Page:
By Jordan Yeager
VANCOUVER – When filmmaker Ruggero Romano moved to Vancouver from Italy, he was struck by the disparity between its cost of living and its poverty levels. Vancouver is a beautiful city, but beneath its shiny veneer, Romano suspected there was something more substantial to be found. He found that substance in the city’s citizens, choosing specifically to zero in on the downtown eastside neighbourhood. Having been a resident of Vancouver since 2016, Romano was moved by the strength he’d witnessed in the face of homelessness, addiction and adversity. Wanting to learn more about the area and the people who call it home, he set out to create V6A, a documentary portrait of those who call postal code V6A home.
“I stumbled upon a difference between two words that are not necessarily present in many other languages but in English, they are,” says Romano. “It’s the difference between the concept of ‘house’ and the concept of ‘home.’ Many people might not own a house, but they have a home, while others might have the most beautiful condo, but they don’t know what a home is. The real purpose of the movie is to empower the people that don’t have a voice, and through that empowerment, inspire other people to explore what it means to be human.”
Romano initially met members of the community while spending time at the Carnegie Community Centre, playing chess, painting, and volunteering in the kitchen.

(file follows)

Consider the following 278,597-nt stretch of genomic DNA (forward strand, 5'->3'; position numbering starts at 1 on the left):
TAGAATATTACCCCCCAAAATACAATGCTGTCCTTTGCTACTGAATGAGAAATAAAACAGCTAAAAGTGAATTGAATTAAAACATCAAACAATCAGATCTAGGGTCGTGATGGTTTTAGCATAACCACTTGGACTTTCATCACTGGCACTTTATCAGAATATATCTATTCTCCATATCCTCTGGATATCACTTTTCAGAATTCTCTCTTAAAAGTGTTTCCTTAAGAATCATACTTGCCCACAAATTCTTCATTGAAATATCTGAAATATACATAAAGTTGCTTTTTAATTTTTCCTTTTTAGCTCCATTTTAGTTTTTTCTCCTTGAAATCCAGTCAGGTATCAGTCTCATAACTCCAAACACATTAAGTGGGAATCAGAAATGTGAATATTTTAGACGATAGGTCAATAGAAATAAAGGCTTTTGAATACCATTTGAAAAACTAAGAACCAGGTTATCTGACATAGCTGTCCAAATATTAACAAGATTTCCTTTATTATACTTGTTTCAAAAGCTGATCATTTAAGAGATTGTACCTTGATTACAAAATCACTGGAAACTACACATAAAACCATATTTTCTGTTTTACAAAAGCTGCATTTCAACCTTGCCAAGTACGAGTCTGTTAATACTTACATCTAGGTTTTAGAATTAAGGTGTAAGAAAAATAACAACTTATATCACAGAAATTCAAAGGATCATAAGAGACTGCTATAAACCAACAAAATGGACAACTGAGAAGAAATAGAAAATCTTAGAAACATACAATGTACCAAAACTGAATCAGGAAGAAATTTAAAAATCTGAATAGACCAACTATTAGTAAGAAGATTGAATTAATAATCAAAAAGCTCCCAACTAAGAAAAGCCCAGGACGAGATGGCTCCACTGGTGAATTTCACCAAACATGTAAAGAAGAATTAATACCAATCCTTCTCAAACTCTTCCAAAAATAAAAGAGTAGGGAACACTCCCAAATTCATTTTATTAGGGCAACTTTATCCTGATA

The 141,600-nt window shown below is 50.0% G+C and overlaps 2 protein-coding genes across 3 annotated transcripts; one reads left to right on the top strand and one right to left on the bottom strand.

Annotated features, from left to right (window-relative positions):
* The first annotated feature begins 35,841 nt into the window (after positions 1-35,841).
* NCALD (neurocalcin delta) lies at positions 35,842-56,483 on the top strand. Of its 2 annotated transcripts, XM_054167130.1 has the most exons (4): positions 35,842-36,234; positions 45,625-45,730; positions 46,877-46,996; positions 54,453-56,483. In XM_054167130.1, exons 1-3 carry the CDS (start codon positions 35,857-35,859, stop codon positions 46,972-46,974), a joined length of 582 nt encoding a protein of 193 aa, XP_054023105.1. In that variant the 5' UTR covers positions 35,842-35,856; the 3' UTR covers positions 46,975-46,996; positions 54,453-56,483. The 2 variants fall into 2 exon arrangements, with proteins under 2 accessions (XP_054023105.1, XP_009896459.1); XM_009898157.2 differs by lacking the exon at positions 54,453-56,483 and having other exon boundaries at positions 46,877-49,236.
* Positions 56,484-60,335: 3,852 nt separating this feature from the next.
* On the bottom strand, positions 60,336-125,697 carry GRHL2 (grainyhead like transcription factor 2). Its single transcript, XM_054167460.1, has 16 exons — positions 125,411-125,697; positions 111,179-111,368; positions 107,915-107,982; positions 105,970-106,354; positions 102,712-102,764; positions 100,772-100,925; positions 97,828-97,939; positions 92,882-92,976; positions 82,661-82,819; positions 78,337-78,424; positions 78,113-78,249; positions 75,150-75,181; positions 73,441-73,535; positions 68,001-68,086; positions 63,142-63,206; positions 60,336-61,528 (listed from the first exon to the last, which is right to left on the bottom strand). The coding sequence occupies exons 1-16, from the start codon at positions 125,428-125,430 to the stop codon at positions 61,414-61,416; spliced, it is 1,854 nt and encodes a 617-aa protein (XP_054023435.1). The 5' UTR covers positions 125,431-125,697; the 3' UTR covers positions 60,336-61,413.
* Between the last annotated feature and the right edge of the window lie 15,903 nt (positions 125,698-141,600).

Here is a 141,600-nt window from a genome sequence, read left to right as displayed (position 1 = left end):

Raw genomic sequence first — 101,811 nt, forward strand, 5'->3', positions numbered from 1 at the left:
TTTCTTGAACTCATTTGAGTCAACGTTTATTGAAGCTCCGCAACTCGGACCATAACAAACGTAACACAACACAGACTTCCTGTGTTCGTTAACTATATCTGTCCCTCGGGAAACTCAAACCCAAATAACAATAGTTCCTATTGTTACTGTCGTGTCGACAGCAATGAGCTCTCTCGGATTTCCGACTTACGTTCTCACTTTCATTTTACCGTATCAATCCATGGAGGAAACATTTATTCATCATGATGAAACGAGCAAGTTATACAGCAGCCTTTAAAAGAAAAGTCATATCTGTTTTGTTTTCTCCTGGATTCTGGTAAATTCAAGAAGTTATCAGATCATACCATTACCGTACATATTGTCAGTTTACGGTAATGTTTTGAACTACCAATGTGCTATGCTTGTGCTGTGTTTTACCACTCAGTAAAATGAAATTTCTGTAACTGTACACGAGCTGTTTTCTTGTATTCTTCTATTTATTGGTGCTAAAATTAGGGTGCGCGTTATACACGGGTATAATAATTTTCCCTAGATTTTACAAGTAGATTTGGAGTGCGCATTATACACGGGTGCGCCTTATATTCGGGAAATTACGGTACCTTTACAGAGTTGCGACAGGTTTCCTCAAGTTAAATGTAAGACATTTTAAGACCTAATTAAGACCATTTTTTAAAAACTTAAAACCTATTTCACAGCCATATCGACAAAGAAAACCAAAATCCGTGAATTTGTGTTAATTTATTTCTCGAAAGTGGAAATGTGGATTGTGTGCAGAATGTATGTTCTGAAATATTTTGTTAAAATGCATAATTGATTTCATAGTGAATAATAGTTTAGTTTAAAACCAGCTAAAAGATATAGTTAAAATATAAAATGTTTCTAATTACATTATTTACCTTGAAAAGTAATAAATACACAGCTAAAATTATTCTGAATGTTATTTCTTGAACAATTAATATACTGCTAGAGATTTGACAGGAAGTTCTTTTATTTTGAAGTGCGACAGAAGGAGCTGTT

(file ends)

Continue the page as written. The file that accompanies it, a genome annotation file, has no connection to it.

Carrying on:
“I discovered the downtown eastside is a community that, most of the time, reacts to suffering with love,” he says. Once the film was complete, there was no place more fitting to show it for the first time than at the Carnegie Community Centre.
“I gathered all the people I could and showed them the film and asked if they were comfortable with it and if it was something they wanted to be a part of,” he says. “It was a very powerful night, because you really see what people feel when they look at the mirror that a movie actually is. Movies are mirrors for us. Not only does a camera absorb light, but it also projects light – you empower the people that have the chance to talk about what they’re talking about. Whatever the situation is specifically doesn’t matter. You’re giving them a chance to talk and raise their voice, and that’s only possible through trust and respect.”
V6A premieres at Vancity Theatre on January 6 and screens again on January 13. Tickets can be purchased at http://www.viff.org/.